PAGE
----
On the Biblical Basis for The Solemnity of the Assumption of Mary

On the Biblical Basis for The Solemnity of the Assumption of Mary

Joseph and Mary were enjoying a leisurely breakfast when Mary piped up, “You know what, Joe? When I die, I’m heading straight to heaven—not only my soul, but my body as well.”
Joe’s cup of ... coffee (!) paused halfway to its next sip, “Well now, Mary, that’s quite an assumption.”

On August 15 each year, the Church commemorates the Assumption [i.e, the taking up] of Mary, body and soul, into Heaven, immediately upon or very shortly after her death. So this past August 15, my colleague here at Emmaus, Josh Burks, wrote an article that explores a number of biblical texts which establish the theological framework from which this doctrine comes, and we posted it here.

Mary’s assumption into heaven is not the only one of which we have historical record. Enoch and Elijah are the other two whose accounts imply they were taken up bodily into heaven. But Mary’s is the most contested among Christians outside of the Catholic tradition, because 1) it has been declared a dogma to be believed by all the faithful, and 2) it is not itself as explicitly stated in the Bible as are the accounts of Enoch and Elijah.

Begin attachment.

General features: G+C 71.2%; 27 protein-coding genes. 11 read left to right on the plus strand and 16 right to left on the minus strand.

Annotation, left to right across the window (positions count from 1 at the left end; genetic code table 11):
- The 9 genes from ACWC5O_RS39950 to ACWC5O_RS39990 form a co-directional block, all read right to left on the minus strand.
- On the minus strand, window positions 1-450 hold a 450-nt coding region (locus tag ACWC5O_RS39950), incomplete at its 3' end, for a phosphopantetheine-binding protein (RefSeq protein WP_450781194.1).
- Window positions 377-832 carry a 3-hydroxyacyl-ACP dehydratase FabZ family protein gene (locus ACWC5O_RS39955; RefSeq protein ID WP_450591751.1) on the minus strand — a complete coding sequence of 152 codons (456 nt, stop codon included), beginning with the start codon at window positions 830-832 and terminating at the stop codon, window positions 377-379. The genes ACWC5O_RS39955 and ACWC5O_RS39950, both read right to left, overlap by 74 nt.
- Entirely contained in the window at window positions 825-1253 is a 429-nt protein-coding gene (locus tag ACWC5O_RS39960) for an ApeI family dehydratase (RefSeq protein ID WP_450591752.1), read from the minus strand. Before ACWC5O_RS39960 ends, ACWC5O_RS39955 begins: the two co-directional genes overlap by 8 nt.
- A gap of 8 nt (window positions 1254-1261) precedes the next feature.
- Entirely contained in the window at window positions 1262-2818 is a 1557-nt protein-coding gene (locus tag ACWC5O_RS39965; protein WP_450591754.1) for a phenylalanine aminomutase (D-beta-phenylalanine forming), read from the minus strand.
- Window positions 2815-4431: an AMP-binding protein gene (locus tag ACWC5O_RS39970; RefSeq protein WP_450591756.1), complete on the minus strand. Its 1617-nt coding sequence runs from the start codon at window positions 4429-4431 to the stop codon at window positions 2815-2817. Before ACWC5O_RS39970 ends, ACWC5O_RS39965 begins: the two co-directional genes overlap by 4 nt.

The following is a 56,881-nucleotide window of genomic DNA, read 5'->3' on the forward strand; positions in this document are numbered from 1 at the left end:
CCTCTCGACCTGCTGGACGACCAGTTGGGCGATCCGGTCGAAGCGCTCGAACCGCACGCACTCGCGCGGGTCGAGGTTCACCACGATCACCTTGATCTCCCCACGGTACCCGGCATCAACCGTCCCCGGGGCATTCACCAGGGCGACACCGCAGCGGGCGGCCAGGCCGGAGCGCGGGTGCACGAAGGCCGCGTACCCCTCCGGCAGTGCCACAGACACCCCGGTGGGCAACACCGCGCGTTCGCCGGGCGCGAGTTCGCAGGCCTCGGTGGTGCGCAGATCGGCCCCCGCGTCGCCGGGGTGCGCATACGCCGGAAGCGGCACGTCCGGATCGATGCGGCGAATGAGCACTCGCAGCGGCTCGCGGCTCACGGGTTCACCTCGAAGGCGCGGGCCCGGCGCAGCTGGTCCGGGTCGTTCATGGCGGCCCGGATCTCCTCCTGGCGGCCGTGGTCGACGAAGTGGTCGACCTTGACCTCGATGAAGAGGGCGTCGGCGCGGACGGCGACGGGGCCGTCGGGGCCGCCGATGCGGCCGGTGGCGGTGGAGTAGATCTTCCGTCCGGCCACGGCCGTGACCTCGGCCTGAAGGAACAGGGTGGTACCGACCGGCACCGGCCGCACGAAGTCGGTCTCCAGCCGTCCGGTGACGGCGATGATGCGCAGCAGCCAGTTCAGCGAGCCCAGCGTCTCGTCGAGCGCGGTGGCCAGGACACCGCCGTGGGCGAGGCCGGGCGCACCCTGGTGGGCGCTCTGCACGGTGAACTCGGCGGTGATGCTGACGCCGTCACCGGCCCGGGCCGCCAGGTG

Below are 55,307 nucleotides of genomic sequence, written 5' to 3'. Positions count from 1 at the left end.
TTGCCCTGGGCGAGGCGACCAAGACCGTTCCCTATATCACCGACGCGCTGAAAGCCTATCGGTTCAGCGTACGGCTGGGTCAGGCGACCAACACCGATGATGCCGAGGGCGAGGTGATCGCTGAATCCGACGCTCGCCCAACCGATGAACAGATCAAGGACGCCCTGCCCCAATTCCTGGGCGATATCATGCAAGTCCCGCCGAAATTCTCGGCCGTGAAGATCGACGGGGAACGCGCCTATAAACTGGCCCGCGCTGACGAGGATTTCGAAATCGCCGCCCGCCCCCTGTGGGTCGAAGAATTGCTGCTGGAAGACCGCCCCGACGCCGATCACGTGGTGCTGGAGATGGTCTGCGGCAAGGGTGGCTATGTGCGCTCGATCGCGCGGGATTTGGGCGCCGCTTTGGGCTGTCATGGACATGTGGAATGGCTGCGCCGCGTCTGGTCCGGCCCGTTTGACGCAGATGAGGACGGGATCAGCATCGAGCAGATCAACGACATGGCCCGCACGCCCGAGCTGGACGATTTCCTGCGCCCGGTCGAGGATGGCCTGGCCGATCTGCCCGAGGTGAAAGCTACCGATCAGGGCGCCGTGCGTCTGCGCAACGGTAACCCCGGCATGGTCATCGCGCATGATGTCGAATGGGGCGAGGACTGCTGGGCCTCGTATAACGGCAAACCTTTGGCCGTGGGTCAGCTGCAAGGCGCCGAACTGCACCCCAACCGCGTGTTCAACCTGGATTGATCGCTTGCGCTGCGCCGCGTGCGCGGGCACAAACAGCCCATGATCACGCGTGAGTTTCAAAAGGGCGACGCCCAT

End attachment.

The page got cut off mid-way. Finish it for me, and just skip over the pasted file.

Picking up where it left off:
In regard to 1), many Christians find objectionable the notion that there exists some human magisterial authority that claims a) to be divinely guided in its declarations about the faith Christ delivered to the apostles, and b) divinely authorized to bind the faithful to agreement in regard to those declarations. But guidance and authorization are precisely what lie behind 2), where the matter of interpretation comes to the fore. What is it that the Holy Spirit wishes the faithful to draw out from less explicit texts, as this is discerned by the authorized successors of the apostles (i.e., the Pope and the bishops in communion with him)?

Josh has done a fine job of laying out the treasures of the Church’s interpretation with regard to the Assumption of the one all nations will call ‘Blessed’, and explaining the sense of the texts, so that we will be able to understand. Please read his article thoughtfully, and then feel free to interact in the comment section underneath it. May God bless us as we strain to hear His voice speaking to us in the Scriptures.